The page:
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Three Questions to Ask BEFORE Purchasing Products with “Delta 8 THC” as an Ingredient

Written by Dr. John MacKay

Delta 8 THC is an ingredient in products that are being sold in many locations and online.  This article gives you some questions to consider about the ingredients that the label states it has in the product.  The article does not express an opinion on legalities or health claims about delta 8 THC.  It does have some insight into the questions to ask BEFORE you purchase delta 8 THC products.

First of all, four possible compounds can be called delta-8 THC.  Think of it as tetrahydrocannabinol is the noun that describes a three-ring compound.  The adjective is delta x THC, where “x” describes the double bond position on one of the rings.  The minus and plus describe the position of the hydrogens in 3-dimensional space.  The cannabis plant makes a specific one of these compounds called (-) trans – delta 9 tetrahydrocannabinol.  Two of the isomers of delta 8 and delta 9 in are in Figure 1.

Figure 1.  The isomers of delta 8 THC and delta 9 THC

The testing of the isomers is not currently required by companies to put synthetically enhanced concentrations of delta-8 THC.  This is a concern for chemists that are experts in the chemistry of cannabis in the August 30, 2021 issue of Chemical and Engineering News.

You are responsible for what you ingest, and therefore it is essential to ask questions BEFORE you purchase a product.

1- What are the unknown compounds in the product that were also synthesized during your process?[1][2]
Typically the answer is that it is pure. Ask for the chromatogram of the analysis, NOT the results that you are given.  Or you can ask for the percentage of unknown compounds.  Or you can subtract 100% from the percentage of cannabinoids on the Certificate of Analysis (COA).  The report does not tell you about the unknowns, only the knowns.  If it is not 100% through purification and chiral purification, you should not take that product under any circumstances.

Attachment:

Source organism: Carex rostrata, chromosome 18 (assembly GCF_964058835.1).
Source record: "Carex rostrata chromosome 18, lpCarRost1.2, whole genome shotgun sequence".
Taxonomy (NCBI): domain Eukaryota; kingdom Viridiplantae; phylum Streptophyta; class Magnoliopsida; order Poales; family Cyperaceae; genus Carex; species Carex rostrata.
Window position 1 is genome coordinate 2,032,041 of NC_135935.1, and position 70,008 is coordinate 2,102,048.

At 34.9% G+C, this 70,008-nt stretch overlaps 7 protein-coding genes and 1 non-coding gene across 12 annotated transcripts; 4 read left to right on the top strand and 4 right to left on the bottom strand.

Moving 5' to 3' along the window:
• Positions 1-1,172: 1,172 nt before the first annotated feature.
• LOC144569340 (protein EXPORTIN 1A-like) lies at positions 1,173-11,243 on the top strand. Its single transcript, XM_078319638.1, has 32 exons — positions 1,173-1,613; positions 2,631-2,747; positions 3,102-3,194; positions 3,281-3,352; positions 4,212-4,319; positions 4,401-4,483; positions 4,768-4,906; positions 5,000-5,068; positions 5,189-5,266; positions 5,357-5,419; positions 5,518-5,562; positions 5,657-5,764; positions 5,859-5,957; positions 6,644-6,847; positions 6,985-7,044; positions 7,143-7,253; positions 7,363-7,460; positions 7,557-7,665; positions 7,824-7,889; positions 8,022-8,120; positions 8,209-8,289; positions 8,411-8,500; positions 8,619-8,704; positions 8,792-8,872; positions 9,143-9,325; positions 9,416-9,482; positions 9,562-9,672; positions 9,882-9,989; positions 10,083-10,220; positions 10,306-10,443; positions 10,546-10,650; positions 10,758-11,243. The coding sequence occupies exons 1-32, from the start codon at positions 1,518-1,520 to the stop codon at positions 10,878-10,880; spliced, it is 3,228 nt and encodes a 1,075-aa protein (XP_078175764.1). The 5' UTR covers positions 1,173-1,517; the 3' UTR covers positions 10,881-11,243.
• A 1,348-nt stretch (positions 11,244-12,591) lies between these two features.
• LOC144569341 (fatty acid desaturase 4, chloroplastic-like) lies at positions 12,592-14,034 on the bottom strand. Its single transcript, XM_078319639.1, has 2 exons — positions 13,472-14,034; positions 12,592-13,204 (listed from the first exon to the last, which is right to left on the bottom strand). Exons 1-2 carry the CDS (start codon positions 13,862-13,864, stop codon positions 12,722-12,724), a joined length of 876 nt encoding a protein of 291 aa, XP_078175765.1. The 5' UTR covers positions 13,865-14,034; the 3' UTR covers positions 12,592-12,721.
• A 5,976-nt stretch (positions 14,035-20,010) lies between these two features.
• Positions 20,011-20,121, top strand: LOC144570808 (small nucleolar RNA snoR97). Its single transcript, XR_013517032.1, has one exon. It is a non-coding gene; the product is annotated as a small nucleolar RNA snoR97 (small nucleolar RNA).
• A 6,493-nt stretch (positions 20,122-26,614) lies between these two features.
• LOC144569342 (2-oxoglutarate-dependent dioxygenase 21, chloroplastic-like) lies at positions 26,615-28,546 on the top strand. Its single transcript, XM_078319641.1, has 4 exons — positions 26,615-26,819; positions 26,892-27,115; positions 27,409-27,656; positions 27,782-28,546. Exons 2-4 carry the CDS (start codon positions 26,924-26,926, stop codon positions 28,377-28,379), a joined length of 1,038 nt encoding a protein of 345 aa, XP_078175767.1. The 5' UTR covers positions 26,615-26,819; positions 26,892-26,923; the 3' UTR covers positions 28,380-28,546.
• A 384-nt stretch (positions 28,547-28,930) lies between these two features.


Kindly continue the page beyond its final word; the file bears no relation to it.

2- What is the enantiomeric excess of all the chiral compounds in the mixture of your product?[3]
Typically the answer is “what is that?” At least have the Wikipedia knowledge to ask them.  If they continue to dismiss it as necessary, you should not take that product under any circumstances.  More studies are being reported on the Chiropitcal properties of CBC that can move from the stereospecific enantiomers that the plant biosynthesizes to a racemic mixture of the S and R rotations.

[1] https://www.usp.org/node/176
[2] https://www.fda.gov/drugs/science-and-research-drugs/drug-quality-sampling-and-testing-programs
[3] https://en.wikipedia.org/wiki/Enantiomeric_excess

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Dr. John MacKay

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